Thompson says the tool of choice will depend on the job. "We do a little bit of switching back and forth depending on whether we are doing sound design, but end up primarily in Pro Tools for air mixes. Going down the road, that might change. We might decide to use Nuendo a little more and the Euphonix will be perfect for that because of the communication between the two."
The studio's positive relationship with agency Euro accounts for almost 75 percent of its work. Clients such as Dos Equis, Jaguar, Dr. Scholl's, Tinactin, Chivas, Claritin and Clearasil all regularly post there. Additional agency clients include Old Navy/FCB, Walmart/Martin Agency and Marriott/McGarry Bowen.
"Brett [Fuchs] gets booked a lot for the sound design stuff because he is a musician and composer," says Thompson. "He is very creative with sounds, and crossing over into the music area."
Fuchs created the salsa-inspired music featured in Dos Equis' popular "Most Interesting Man in the World" campaign. "It's a lot of fun," says Thompson of the campaign. Fuchs does the music and Thompson ends up mixing it in 5.1.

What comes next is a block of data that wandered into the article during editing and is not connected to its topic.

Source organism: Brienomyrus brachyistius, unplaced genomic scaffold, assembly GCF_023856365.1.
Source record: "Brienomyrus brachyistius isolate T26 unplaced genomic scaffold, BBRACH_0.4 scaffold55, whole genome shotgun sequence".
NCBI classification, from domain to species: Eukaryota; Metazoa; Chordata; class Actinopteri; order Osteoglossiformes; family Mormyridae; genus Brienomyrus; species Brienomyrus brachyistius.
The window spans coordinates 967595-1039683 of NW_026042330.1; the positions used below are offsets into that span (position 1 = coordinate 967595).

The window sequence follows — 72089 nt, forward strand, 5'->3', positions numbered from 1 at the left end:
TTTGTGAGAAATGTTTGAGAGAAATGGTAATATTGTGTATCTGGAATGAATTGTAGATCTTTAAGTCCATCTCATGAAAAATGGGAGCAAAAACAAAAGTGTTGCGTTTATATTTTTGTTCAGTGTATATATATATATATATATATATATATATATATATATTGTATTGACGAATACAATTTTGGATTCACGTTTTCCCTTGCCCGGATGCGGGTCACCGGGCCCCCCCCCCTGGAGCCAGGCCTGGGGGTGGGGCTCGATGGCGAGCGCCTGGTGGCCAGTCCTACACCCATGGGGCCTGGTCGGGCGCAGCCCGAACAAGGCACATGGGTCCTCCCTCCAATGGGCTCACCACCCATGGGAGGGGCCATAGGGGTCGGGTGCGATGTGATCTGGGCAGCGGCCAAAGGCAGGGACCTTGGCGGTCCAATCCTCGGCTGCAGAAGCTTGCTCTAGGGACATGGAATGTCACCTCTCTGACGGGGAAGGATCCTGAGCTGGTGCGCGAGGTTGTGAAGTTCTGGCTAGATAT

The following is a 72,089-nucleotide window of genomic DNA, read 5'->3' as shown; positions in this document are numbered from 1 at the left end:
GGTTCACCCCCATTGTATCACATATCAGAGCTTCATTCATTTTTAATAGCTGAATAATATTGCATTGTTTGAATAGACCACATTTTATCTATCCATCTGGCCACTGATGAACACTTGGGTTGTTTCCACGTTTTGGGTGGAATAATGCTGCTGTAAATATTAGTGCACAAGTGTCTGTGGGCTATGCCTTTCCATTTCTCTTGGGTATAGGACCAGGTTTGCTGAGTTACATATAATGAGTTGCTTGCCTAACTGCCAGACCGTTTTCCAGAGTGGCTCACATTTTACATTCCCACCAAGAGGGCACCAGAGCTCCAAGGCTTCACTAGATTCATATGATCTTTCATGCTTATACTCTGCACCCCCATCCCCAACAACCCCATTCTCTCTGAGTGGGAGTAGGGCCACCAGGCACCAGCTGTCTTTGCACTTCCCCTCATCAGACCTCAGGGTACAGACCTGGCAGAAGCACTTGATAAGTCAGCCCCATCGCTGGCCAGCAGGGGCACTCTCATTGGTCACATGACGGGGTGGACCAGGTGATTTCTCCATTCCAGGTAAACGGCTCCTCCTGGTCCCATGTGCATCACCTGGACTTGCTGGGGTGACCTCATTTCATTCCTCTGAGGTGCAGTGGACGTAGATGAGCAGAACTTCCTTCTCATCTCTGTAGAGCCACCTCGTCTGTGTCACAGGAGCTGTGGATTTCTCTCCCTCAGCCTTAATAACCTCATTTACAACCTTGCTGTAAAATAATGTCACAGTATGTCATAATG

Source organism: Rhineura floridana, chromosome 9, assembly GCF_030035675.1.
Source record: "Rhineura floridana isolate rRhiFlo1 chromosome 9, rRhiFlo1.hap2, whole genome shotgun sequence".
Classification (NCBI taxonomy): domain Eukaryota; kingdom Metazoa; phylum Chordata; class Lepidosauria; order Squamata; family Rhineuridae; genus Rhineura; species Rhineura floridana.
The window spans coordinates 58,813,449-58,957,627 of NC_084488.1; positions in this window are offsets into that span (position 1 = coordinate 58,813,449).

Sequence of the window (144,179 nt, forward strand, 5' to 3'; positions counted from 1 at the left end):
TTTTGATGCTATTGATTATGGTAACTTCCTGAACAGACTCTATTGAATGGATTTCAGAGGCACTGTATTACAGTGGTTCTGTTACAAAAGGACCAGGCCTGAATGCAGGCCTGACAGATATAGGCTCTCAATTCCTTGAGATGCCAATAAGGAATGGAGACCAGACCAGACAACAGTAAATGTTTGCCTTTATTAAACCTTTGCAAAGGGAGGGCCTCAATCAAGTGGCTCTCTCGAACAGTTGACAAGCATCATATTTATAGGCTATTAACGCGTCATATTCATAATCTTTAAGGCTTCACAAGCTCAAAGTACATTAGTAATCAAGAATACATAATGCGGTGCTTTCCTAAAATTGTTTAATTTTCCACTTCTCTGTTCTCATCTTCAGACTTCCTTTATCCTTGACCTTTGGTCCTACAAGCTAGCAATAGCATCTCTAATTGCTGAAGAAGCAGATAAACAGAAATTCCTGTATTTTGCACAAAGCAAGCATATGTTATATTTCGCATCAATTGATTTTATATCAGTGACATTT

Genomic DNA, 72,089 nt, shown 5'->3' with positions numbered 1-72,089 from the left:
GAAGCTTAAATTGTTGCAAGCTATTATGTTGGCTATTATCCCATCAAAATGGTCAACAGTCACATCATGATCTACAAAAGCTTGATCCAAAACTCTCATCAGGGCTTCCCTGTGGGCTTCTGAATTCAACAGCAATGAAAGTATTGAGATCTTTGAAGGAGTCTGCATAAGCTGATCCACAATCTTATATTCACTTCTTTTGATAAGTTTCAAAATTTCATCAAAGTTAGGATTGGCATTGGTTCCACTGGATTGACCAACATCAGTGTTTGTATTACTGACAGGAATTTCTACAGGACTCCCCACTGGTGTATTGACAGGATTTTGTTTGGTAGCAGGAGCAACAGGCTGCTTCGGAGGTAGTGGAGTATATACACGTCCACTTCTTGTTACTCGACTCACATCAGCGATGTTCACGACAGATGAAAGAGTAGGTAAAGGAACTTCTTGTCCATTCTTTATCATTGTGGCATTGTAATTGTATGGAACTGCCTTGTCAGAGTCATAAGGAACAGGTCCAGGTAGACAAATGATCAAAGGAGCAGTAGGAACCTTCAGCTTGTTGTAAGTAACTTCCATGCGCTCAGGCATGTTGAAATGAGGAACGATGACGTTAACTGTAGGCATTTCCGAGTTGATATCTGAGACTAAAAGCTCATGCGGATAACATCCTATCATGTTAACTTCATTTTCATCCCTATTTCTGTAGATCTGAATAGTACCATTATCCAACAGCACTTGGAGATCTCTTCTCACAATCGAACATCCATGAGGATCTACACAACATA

"When I talk to other facilities, they are not doing 5.1 as much as we are. I'm not sure if it's a question of the clients being comfortable in the facility doing the 5.1 mixing, [but] here it's a no brainer," says Thompson. "The editing suites are here. You are editing in HD. All of the HD machines are here, so it just makes sense to go next door and mix it in 5.1. [Clients] don't have to worry about laying back, syncing to picture or different frame rates or different resolutions. We can handle all of that here. We are connected to all of the different edit rooms via the Xsan server. It's great for the clients because they can walk down to an edit room and come back for the mix, or the Flame room and have three sessions going on at once."
Looking back at the Dos Equis campaign, Fuchs says the client wanted "something interesting and a bit Latin." The campaign was edited at the studio and the pitch he submitted for the soundtrack was well received.
"They kept coming back to me saying, 'We'd like to take that further,'" says Fuchs of his demo. "I rounded up some percussion players that I know. I recorded a heavy level of percussion. I wanted it to sound like classic salsa record because the commercials are supposed to look affected and old."
Tinactin's on-going campaign, featuring the voice of football personality John Madden, and the animation of Portland, OR's Bent Image Lab, also comes in for audio services. "They are a lot of fun," says Thompson. "We do them in 5.1. We record John Madden from his studio via ISDN and do all of the sound design here, and all the Foley work. They are really like mini movies."